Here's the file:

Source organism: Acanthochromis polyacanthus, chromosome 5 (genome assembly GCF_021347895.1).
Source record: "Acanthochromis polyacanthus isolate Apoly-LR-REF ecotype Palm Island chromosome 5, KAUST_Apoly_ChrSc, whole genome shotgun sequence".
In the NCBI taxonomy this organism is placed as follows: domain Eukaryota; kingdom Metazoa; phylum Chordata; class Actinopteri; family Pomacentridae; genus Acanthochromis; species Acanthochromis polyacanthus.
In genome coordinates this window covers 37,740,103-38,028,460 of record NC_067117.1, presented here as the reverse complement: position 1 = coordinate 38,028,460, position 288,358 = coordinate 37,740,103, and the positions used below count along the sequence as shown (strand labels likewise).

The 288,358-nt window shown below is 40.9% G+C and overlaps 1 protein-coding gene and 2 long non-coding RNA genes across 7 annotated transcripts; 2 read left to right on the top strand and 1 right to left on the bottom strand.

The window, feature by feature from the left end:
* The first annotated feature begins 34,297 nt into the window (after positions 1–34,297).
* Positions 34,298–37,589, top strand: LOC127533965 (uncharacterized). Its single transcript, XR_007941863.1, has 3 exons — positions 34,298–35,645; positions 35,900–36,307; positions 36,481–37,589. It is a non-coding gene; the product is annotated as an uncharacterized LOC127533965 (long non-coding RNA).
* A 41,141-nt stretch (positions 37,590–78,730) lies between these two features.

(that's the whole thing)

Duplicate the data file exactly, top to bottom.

Source organism: Acanthochromis polyacanthus, chromosome 5 (genome assembly GCF_021347895.1).
Source record: "Acanthochromis polyacanthus isolate Apoly-LR-REF ecotype Palm Island chromosome 5, KAUST_Apoly_ChrSc, whole genome shotgun sequence".
In the NCBI taxonomy this organism is placed as follows: domain Eukaryota; kingdom Metazoa; phylum Chordata; class Actinopteri; family Pomacentridae; genus Acanthochromis; species Acanthochromis polyacanthus.
In genome coordinates this window covers 37,740,103-38,028,460 of record NC_067117.1, presented here as the reverse complement: position 1 = coordinate 38,028,460, position 288,358 = coordinate 37,740,103, and the positions used below count along the sequence as shown (strand labels likewise).

The 288,358-nt window shown below is 40.9% G+C and overlaps 1 protein-coding gene and 2 long non-coding RNA genes across 7 annotated transcripts; 2 read left to right on the top strand and 1 right to left on the bottom strand.

The window, feature by feature from the left end:
* The first annotated feature begins 34,297 nt into the window (after positions 1–34,297).
* Positions 34,298–37,589, top strand: LOC127533965 (uncharacterized). Its single transcript, XR_007941863.1, has 3 exons — positions 34,298–35,645; positions 35,900–36,307; positions 36,481–37,589. It is a non-coding gene; the product is annotated as an uncharacterized LOC127533965 (long non-coding RNA).
* A 41,141-nt stretch (positions 37,590–78,730) lies between these two features.